— The Writings of Thomas Jefferson - Library Edition - Vol. 6 (of 20) • Thomas Jefferson

... and the little ones with their knees to their mouths crouched up before the stove, looked as if there could not be a doubt of sister's doing anything she tried. 'Well, Annie, how do you make a living now?' 'I sew on the check shirts, sir, and the flannel shirts; I get five cents for the checks, and nine cents for the others; but just now they wont let me have the flannel, because I can't deposit two dollars.' ...
— Humanity in the City • E. H. Chapin

... adoring—was all acquiescence, and by the time Norah was eleven she knew more of cooking and general housekeeping than many girls grown up and fancying themselves ready to undertake houses of their own. Moreover, she could sew rather well, though she frankly detested the accomplishment. The one form of work she cared for was knitting, and it was her boast that her father wore only the socks she manufactured ...
— A Little Bush Maid • Mary Grant Bruce

... up the needle once more and tried to sew; but her hand was trembling so violently that she pricked the left forefinger which upheld her work. She was content thereafter to make loose stabs at the cloth, with a result that she made great stitches which drew her seam together in a pucker. Vacantly she tried to smooth ...
— The House with the Green Shutters • George Douglas Brown

... Lombard street west something changed. Could never like it again after Rudy. Can't bring back time. Like holding water in your hand. Would you go back to then? Just beginning then. Would you? Are you not happy in your home you poor little naughty boy? Wants to sew on buttons for me. I must answer. Write it in ...
— Ulysses • James Joyce

... for just a modest corner, a very subordinate place even in someone else's home. They will be housekeepers, servants, companions, secretaries, helps for 'a small salary and a home,' and sometimes for no salary at all. They will pack, sew, mend, teach, supervise; they offer their knowledge of every kind, such as it is, their music, their languages, their health and strength, their subservience and all their virtues, real or acquired—all in return ...
— Modern marriage and how to bear it • Maud Churton Braby

... or chamber towels get thin in the middle, cut them in two, sew the selvedges together, and ...
— Enquire Within Upon Everything - The Great Victorian Domestic Standby • Anonymous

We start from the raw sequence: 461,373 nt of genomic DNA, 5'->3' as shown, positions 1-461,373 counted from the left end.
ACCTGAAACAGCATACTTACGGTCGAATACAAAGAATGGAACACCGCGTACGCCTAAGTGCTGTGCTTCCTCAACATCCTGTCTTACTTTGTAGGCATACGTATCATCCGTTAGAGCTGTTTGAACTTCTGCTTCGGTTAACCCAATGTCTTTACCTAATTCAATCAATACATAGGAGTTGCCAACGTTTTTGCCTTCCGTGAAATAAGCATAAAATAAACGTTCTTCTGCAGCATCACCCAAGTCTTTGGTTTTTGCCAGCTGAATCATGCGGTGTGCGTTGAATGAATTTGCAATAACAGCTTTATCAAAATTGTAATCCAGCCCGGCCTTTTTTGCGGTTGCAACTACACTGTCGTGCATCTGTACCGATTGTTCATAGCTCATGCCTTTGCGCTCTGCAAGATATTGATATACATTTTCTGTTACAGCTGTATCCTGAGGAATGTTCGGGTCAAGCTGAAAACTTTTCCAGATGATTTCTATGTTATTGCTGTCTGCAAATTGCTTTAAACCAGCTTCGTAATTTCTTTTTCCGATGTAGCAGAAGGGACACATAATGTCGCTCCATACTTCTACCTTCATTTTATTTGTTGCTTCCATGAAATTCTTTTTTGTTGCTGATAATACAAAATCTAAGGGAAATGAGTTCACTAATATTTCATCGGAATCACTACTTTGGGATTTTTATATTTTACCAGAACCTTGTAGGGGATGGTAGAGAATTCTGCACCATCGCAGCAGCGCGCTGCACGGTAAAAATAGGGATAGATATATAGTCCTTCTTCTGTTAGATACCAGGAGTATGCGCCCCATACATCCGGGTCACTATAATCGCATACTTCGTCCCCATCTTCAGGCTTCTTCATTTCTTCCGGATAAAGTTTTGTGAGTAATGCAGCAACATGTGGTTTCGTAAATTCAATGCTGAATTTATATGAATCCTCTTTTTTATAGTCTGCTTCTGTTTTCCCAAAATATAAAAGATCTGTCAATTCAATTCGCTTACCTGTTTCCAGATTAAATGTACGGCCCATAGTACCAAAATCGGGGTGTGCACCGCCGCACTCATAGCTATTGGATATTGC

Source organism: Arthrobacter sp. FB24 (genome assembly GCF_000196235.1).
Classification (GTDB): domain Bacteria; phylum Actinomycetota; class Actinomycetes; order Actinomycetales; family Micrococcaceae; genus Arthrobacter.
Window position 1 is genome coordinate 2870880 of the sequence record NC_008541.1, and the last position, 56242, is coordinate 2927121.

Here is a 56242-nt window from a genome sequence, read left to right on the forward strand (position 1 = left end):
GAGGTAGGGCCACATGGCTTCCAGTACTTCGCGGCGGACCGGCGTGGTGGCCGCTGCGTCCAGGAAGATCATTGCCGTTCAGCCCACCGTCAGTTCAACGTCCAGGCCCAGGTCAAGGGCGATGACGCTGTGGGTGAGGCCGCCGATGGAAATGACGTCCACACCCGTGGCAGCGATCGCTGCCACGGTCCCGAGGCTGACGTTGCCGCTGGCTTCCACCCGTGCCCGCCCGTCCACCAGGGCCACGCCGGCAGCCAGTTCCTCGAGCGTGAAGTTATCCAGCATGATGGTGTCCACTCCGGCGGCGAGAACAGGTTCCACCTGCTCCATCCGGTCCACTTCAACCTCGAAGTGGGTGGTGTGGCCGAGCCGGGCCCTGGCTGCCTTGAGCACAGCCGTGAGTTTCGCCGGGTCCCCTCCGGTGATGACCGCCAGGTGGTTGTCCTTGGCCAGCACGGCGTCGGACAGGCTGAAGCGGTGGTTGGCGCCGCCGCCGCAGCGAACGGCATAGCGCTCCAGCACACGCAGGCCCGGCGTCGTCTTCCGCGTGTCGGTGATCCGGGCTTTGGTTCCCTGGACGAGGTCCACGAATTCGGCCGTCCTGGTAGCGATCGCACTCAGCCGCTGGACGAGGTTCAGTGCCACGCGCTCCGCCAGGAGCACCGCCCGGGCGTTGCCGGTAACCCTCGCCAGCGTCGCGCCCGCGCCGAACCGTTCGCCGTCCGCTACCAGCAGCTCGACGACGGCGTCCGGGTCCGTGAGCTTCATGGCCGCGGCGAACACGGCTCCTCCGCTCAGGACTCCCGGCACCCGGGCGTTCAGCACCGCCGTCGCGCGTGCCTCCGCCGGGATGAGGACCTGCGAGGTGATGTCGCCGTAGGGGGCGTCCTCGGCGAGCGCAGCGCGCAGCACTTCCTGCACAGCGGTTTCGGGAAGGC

... bed or mattresses at the post trader's; but yer can buy ticking, and we can sew it up for yer, and the men will stuff with straw. There's plenty of straw," said one of the kindly women, speaking for all ...
— For Woman's Love • Mrs. E. D. E. N. Southworth

... ourselves. It would be so good for Veronica. The higher education could wait; let the higher ideals have a chance. Veronica would make the beds, dust the rooms. In the evening Veronica, her little basket by her side, would sit and sew while I talked, telling them things, and Robina moved softly to and fro about her work, the household fairy. The Little Mother, whenever strong enough, would come to us. We would hover round her, tending her with loving hands. The English farmer must know something, in spite of all that ...
— They and I • Jerome K. Jerome

... constantly hearing about myself, that I was a simple, stupid child, who could not perform even the most trifling task. And I was indeed extremely awkward and clumsy; I let everything drop from my hands, I learned neither to sew nor to spin, I could do nothing to help about the house. The misery of my parents, however, I understood extremely well. I often used to sit in the corner and fill my head with notions—how I would help them if I should suddenly ...
— The German Classics of The Nineteenth and Twentieth Centuries, Vol. IV • Editor-in-Chief: Kuno Francke

... heavy on your hands, Are there no beggars at your gate, Nor any poor about your lands? Oh! teach the orphan boy to read Or teach the orphan girl to sew." ...
— The Life of Duty, v. 2 - A year's plain sermons on the Gospels or Epistles • H. J. Wilmot-Buxton

... goes to the modern sewing machine. This is one of the most valuable labor-saving machines for the binder ever invented, as it almost, if not entirely, supersedes hand sewing on what is called edition work. This machine will sew from 15,000 to 18,000 signatures a day, and do it better than it can be done by hand. Each signature is sewed independently and with from two to five stitches, so that if one breaks the signature is held fast by the others, while in hand sewing the thread ...
— The Building of a Book • Various



Words linked to "Sew" :   finedraw, sewer, fix, fashion, gather, join, tack, resew, quilt, conjoin, hemstitch, stitch, hem, sew together, tailor, retick, fell